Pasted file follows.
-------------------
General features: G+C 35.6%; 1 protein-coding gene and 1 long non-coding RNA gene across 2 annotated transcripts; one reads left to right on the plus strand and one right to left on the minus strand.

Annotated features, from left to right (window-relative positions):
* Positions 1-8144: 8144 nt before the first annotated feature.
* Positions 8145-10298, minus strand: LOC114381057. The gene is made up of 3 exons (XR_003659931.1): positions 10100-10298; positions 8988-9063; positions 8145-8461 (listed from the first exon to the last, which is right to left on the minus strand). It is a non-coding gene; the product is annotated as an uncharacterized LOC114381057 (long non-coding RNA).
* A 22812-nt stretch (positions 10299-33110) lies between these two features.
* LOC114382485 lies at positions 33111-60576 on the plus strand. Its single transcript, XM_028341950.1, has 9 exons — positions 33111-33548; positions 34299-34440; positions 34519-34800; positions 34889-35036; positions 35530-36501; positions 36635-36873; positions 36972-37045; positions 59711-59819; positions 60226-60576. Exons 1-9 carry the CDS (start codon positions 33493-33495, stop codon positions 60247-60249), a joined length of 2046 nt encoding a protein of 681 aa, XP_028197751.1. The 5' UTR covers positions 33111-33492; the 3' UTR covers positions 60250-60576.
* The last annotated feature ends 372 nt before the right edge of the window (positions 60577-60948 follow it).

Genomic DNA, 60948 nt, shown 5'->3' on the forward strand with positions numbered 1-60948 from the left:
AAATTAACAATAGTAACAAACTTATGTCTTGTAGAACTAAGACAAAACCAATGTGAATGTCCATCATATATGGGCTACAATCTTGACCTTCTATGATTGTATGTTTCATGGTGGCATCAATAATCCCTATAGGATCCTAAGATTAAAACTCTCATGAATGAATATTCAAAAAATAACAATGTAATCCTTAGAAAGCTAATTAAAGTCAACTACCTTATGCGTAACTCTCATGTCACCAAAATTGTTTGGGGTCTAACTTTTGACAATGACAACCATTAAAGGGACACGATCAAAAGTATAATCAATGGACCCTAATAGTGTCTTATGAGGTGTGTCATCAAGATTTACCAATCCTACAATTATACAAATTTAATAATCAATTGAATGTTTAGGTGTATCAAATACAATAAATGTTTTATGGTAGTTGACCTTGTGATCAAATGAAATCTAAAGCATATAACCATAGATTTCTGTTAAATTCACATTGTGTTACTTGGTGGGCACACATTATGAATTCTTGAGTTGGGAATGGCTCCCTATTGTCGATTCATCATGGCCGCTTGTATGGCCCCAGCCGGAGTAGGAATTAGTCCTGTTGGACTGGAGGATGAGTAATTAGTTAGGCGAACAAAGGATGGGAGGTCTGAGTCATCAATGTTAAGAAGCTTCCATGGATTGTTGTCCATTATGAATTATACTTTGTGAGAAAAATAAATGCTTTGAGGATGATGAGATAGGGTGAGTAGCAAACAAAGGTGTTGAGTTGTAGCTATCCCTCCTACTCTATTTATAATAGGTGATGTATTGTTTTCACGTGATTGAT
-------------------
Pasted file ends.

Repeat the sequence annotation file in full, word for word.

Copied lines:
General features: G+C 35.6%; 1 protein-coding gene and 1 long non-coding RNA gene across 2 annotated transcripts; one reads left to right on the plus strand and one right to left on the minus strand.

Annotated features, from left to right (window-relative positions):
* Positions 1-8144: 8144 nt before the first annotated feature.
* Positions 8145-10298, minus strand: LOC114381057. The gene is made up of 3 exons (XR_003659931.1): positions 10100-10298; positions 8988-9063; positions 8145-8461 (listed from the first exon to the last, which is right to left on the minus strand). It is a non-coding gene; the product is annotated as an uncharacterized LOC114381057 (long non-coding RNA).
* A 22812-nt stretch (positions 10299-33110) lies between these two features.
* LOC114382485 lies at positions 33111-60576 on the plus strand. Its single transcript, XM_028341950.1, has 9 exons — positions 33111-33548; positions 34299-34440; positions 34519-34800; positions 34889-35036; positions 35530-36501; positions 36635-36873; positions 36972-37045; positions 59711-59819; positions 60226-60576. Exons 1-9 carry the CDS (start codon positions 33493-33495, stop codon positions 60247-60249), a joined length of 2046 nt encoding a protein of 681 aa, XP_028197751.1. The 5' UTR covers positions 33111-33492; the 3' UTR covers positions 60250-60576.
* The last annotated feature ends 372 nt before the right edge of the window (positions 60577-60948 follow it).

Genomic DNA, 60948 nt, shown 5'->3' on the forward strand with positions numbered 1-60948 from the left:
AAATTAACAATAGTAACAAACTTATGTCTTGTAGAACTAAGACAAAACCAATGTGAATGTCCATCATATATGGGCTACAATCTTGACCTTCTATGATTGTATGTTTCATGGTGGCATCAATAATCCCTATAGGATCCTAAGATTAAAACTCTCATGAATGAATATTCAAAAAATAACAATGTAATCCTTAGAAAGCTAATTAAAGTCAACTACCTTATGCGTAACTCTCATGTCACCAAAATTGTTTGGGGTCTAACTTTTGACAATGACAACCATTAAAGGGACACGATCAAAAGTATAATCAATGGACCCTAATAGTGTCTTATGAGGTGTGTCATCAAGATTTACCAATCCTACAATTATACAAATTTAATAATCAATTGAATGTTTAGGTGTATCAAATACAATAAATGTTTTATGGTAGTTGACCTTGTGATCAAATGAAATCTAAAGCATATAACCATAGATTTCTGTTAAATTCACATTGTGTTACTTGGTGGGCACACATTATGAATTCTTGAGTTGGGAATGGCTCCCTATTGTCGATTCATCATGGCCGCTTGTATGGCCCCAGCCGGAGTAGGAATTAGTCCTGTTGGACTGGAGGATGAGTAATTAGTTAGGCGAACAAAGGATGGGAGGTCTGAGTCATCAATGTTAAGAAGCTTCCATGGATTGTTGTCCATTATGAATTATACTTTGTGAGAAAAATAAATGCTTTGAGGATGATGAGATAGGGTGAGTAGCAAACAAAGGTGTTGAGTTGTAGCTATCCCTCCTACTCTATTTATAATAGGTGATGTATTGTTTTCACGTGATTGAT